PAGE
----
Sugary Drinks May Up Cancer Risk

The study findings
support the expanding body of evidence, indicating that reducing consumption of
sugary drinks, coupled with taxation and marketing restrictions, could
contribute to a reduction in the incidence of cancer.

The consumption of
sugary drinks has increased dramatically worldwide over the past several
decades, which has led to an increased incidence of obesity. Obesity, in turn,
has been linked to an increased risk of

. However, very few studies have been carried out on sugary drinks and
cancer risk. The present study fills this knowledge gap.


Study Design

  • The study was
    designed to detect any association between consumption of sugary drinks,
    fruit juices (100% concentrate) or artificially sweetened drinks and risk
    of overall cancer, as well as breast, colorectal and prostate cancers
  • 101,257 healthy French adults were included in the
    study from the NutriNet-Sant cohort
  • The study participants included 21
    percent males and 79 percent females
  • 42 years was the average age of
    the participants at the time of inclusion
  • A minimum of two 24-hour online
    validated dietary questionnaires was completed by
    the participants
  • Questionnaires measured the daily
    intake of 3,300 different foods and beverages
  • Maximum follow-up period was 9
    years (2009-2018)
  • Daily intake of sugary drinks,
    juices (100% concentrate), or artificially sweetened drinks were
    calculated from the raw data
  • First cases of cancer reported by
    the participants were verified by medical records and linked to national
    health insurance databases
  • The following established cancer
    risk factors were taken into account:
    • Age
    • Sex
    • Smoking status
    • Family history of cancer
    • Educational attainment
    • Physical activity level

Study Findings

  • Average daily intake of sugary drinks was higher in
    men than in women – 90.3 ml vs.
    74.6 ml
  • 2,193 first cases of cancer were detected and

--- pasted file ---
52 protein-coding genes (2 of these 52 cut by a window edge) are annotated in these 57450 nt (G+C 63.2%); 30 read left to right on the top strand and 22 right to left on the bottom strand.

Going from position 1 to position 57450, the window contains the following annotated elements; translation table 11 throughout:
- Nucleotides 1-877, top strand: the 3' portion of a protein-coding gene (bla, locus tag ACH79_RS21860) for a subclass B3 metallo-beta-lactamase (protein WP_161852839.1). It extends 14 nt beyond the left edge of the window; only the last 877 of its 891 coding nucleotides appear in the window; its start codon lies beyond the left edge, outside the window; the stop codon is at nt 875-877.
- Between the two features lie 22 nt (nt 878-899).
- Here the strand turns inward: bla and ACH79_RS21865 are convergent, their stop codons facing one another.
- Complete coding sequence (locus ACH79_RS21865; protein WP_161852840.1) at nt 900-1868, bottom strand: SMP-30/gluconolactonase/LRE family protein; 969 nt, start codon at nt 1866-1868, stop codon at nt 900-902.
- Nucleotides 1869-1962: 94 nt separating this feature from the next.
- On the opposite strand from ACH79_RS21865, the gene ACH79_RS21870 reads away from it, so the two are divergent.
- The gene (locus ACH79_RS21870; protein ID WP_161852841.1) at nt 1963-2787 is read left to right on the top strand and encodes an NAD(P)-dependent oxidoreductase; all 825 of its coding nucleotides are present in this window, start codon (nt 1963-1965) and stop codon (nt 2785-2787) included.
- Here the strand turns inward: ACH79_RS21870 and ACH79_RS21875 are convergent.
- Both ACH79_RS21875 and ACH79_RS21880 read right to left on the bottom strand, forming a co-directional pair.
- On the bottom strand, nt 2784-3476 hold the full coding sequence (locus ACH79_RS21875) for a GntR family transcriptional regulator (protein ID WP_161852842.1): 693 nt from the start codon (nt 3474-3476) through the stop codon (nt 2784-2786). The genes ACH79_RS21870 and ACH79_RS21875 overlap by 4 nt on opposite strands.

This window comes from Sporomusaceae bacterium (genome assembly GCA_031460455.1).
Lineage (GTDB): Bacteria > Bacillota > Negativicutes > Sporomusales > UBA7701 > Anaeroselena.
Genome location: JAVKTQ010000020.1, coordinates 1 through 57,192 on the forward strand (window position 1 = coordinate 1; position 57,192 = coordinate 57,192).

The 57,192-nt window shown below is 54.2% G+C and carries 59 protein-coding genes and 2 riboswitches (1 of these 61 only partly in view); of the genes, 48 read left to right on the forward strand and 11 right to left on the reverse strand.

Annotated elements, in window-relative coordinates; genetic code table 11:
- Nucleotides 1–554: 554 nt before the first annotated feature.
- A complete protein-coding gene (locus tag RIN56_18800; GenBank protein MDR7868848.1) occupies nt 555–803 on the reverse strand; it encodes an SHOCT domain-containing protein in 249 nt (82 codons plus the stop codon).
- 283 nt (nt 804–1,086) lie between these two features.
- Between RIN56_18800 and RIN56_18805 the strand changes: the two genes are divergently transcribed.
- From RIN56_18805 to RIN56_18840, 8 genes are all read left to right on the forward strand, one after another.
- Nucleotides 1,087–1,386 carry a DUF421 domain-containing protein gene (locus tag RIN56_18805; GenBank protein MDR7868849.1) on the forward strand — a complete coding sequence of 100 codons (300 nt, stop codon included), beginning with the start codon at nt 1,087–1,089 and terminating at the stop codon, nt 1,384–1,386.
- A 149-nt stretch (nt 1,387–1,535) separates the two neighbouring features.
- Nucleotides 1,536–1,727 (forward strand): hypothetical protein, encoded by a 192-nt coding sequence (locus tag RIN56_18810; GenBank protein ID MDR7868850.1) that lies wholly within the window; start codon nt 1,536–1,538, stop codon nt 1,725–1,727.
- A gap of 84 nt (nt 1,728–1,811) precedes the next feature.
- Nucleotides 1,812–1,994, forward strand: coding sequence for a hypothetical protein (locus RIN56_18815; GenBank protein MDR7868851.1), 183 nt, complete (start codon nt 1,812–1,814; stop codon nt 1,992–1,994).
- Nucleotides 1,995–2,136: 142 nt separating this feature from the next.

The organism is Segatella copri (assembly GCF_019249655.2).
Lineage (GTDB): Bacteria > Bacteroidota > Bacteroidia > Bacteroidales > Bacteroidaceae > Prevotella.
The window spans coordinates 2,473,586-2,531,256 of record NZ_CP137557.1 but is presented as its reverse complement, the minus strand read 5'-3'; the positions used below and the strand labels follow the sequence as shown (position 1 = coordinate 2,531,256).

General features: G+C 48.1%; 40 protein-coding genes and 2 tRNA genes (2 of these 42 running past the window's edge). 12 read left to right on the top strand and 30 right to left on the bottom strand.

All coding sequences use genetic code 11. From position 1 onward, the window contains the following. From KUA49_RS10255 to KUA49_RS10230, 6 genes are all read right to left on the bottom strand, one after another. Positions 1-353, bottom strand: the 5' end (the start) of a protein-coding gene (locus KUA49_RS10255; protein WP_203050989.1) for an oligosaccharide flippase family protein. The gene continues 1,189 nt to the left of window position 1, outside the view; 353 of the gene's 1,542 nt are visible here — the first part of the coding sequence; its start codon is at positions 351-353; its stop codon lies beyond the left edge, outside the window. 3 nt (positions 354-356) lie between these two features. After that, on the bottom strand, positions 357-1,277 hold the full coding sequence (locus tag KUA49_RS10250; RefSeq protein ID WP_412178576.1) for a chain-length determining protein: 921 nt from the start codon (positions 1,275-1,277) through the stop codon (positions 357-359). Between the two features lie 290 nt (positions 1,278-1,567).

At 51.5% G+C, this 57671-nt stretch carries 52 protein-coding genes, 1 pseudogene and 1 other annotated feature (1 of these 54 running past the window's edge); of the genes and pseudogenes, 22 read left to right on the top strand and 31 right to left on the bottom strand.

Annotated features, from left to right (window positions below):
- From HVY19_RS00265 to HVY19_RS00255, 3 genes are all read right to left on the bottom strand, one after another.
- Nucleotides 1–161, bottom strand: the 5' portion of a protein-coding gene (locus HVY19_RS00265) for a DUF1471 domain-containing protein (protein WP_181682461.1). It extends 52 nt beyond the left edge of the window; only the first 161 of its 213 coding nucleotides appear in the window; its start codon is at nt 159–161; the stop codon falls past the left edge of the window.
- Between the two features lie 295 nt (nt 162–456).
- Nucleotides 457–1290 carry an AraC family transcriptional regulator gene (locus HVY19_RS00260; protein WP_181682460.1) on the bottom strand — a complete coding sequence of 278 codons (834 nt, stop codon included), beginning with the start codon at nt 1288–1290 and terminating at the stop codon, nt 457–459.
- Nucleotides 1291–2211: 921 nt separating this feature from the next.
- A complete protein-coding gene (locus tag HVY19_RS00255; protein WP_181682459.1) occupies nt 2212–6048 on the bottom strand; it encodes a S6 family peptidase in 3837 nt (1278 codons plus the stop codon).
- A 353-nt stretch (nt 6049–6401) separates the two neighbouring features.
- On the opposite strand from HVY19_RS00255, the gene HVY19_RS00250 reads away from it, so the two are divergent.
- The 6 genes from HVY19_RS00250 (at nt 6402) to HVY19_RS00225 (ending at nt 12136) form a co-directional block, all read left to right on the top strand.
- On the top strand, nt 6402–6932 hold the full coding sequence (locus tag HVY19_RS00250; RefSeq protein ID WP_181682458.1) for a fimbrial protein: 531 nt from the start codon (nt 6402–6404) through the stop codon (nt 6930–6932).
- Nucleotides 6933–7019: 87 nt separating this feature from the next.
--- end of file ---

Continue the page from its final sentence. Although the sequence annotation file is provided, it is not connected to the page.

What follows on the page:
validated during follow-up, including the following:
  • 59 years was the average age of cancer diagnosis
  • 100 ml increase in daily intake of sugary drinks
    led to a 18 percent increase in overall cancer risk and 22 percent
    increase in breast cancer risk
  • Consumption of sugary drinks after segregation into
    (i) fruit juices and (ii) other sugary drinks, led to increased overall
    cancer risk in case of both types of drinks
  • No association was observed for prostate and
    colorectal cancers, possibly due to a lesser number of cases for these two
    cancers
  • Artificially sweetened drinks did not show any
    association with increased cancer risk

Interpretation of the Study Findings

The study findings may be interpreted in the light of the
effect of sugar in the drinks on the following parameters, all of which are
linked to increased risk of cancer:

  • Effect on visceral fat, surrounding vital organs
    like the pancreas and liver
  • Effect on blood sugar levels
  • Effect on inflammatory markers

The authors believe
that other chemical compounds such as additives in certain types of sodas could
also play a role in carcinogenesis.

Strengths of the Study

  • The sample size of the study was sufficiently large
    (n = 101,257)
  • The large sample size enabled adjustments for a
    wide variety of potentially influential factors
  • The study results essentially remained unchanged
    upon further rigorous evaluation, indicating that the findings could
    withstand scrutiny

Limitations of the Study

  • Since this was an observational study, the cause
    couldn’t be established
  • Misclassification of beverages could have taken
    place
  • Every new cancer case may not have been detected

Concluding Remarks

The authors felt that the results need to be replicated in
large scale studies in order to unequivocally say that there is a definite link
between sugary drinks and cancer.

They conclude: “These data support the relevance of existing
nutritional recommendations to limit sugary drink consumption, including 100
percent fruit juice, as well as policy actions, such as taxation and marketing
restrictions targeting sugary drinks, which might potentially contribute to the
reduction of cancer incidence.”

Funding Source

The study was funded by the Ministry of Health, Public Health France,
the National Institute of Health and Medical Research (INSERM), the National
Institute of Agronomic Research (INRA), and the National Conservatory of Arts
and Crafts, France.

References :

  1. Sugary Drinks Linked to Increased Cancer Risk – (http://doi.org/10.1136/bmj.l2408)

Source: Medindia